The alert noted that deficiencies were also found related to Code of Ethics issues. The Code of Ethics Rule within Section 204A requires registered investment advisers to adopt a “code of ethics” that clearly explains the standards of business conduct expected from the adviser’s “supervised persons” (e.g., employees, officers, partners, directors and other persons who provide advice on behalf of the adviser and are subject to the adviser’s supervision and control). “The Code of Ethics Rule requires certain supervised persons, called “access persons,” to report their personal securities transactions and holdings to the adviser’s chief compliance officer (“CCO”) or other designated persons.” Deficiencies associated with the Code of Ethics Rule identified by EXAMS staff included:

Identification of access persons. EXAMS staff observed firms with adviser codes that did not properly define access person and advisers that did not identify and supervise certain employees as access persons in accordance with the Code of Ethics Rule.

Access persons did not obtain required pre-approval for certain investments. The Alert notes firms that did not include a provision in their codes requiring access persons to obtain pre-approval before directly or indirectly acquiring any interests in an initial public offering or limited offering and adviser access persons that purchased beneficial ownership in initial public offerings and limited offerings without securing the required pre-approval.

What are the compliance challenges firms need to tackle to avoid reputational damage?

Deficiencies related to the required reporting of access persons’ personal securities transactions and holdings. Examiners found lack of evidence of supervisory review of holdings and transaction reports and late, incomplete or missing submissions. EXAMS staff also observed codes that did not require access persons to include required content and reports in which access persons did not include their investments in private placements.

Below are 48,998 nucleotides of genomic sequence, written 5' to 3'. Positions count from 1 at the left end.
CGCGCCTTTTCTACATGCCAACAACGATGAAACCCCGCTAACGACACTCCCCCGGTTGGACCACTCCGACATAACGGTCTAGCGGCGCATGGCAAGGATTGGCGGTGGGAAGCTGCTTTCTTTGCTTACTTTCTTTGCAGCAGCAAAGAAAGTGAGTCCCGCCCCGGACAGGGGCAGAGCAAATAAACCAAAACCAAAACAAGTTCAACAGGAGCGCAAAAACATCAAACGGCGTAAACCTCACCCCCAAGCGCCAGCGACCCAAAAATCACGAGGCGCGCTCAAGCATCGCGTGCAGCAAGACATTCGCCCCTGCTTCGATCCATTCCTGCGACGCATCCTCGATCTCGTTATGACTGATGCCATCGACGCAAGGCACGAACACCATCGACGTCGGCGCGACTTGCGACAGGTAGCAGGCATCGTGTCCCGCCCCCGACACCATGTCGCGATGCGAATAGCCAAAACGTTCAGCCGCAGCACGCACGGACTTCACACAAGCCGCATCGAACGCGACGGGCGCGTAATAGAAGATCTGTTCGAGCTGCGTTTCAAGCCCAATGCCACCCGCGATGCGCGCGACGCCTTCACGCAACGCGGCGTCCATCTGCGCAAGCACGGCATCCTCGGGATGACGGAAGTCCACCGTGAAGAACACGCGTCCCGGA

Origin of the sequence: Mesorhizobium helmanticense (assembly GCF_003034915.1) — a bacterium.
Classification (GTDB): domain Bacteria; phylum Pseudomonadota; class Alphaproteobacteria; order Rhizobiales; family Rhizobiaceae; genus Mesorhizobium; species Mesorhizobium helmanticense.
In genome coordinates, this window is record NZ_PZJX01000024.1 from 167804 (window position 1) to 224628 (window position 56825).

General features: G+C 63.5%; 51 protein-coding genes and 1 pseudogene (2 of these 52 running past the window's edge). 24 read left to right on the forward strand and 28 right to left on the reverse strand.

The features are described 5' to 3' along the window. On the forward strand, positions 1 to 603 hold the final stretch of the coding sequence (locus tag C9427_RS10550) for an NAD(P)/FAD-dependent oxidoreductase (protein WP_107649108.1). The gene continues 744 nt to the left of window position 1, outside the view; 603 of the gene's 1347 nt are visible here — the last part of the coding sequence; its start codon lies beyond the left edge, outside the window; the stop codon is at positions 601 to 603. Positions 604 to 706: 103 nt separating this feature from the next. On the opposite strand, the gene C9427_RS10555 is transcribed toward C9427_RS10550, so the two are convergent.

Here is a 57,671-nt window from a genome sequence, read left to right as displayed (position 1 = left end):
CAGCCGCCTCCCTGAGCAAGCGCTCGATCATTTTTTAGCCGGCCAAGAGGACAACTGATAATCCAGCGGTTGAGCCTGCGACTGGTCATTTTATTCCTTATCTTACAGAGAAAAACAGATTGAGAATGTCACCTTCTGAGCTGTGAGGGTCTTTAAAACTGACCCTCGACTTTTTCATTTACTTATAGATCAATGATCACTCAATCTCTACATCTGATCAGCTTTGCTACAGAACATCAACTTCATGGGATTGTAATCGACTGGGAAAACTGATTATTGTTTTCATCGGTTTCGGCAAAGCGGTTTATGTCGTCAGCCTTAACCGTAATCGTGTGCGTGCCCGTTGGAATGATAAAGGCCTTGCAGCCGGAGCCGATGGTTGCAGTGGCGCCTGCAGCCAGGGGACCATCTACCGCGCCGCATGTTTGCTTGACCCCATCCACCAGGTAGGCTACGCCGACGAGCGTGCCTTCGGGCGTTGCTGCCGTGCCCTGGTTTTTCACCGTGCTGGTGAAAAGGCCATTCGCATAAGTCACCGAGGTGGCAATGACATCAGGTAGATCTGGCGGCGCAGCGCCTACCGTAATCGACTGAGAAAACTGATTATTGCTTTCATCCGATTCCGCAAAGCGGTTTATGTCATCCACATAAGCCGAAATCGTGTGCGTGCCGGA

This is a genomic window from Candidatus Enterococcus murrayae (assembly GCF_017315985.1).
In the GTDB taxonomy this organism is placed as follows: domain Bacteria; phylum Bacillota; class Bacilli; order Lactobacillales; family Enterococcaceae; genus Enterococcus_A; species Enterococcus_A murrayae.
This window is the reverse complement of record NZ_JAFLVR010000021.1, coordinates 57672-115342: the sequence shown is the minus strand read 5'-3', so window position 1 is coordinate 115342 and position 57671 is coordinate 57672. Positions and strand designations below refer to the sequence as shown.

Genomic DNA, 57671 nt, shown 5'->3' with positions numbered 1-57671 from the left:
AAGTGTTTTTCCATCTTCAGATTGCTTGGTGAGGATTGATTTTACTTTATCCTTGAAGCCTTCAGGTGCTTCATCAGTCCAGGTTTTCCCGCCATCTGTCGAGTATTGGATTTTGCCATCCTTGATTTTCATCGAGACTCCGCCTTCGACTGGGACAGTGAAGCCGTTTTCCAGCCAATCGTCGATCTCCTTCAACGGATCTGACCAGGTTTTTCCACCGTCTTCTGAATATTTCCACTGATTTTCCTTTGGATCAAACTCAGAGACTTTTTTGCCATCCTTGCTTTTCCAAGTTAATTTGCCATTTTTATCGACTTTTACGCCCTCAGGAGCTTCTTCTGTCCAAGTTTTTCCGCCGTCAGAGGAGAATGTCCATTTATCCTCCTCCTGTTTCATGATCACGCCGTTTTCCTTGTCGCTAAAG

Written acknowledgement of receipt of the code and any amendments. EXAMS staff observed instances where supervised persons were not provided with a copy of the code or did not provide written acknowledgement of their receipt of the code. Examiners also cited instances where the code did not contain provisions to reflect the written acknowledgment requirement of Rule 204A-1(a)(5).

The Risk Alert encourages advisers to review their practices, policies, and procedures in this area and to ensure they are in compliance with provisions of the Advisers Act and its rules. During the recent webinar  Minimizing the Risk of CCO Liability, Scott Noah touched on the fact that having solid written policies amd procedures is important, but just having those policies and procedures is not enough. If a policy and procedure exists, regulators expect it to be followed, and they expect to see proof of compliance.

Managing your MNPI and insider risk information matters in a couple of ways. First, it's about compliance. Regulators require companies to record material non-public information—and the people who know about it. And second, it's about control. Having an accurate record of MNPI and insider knowledge means you can effectively manage the spread of sensitive information.

MCO's Insider & MNPI Management solution is purpose-built for recording critical details such as: 

  • Details of your MNPI  
  • Identities of insiders who have had access to the information 
  • Dates/times of planned information sharing  

If you'd like to learn more about how MyComplianceOffice helps firms manage MNPI and Code of Ethics issues across the organization, contact us today for a demo.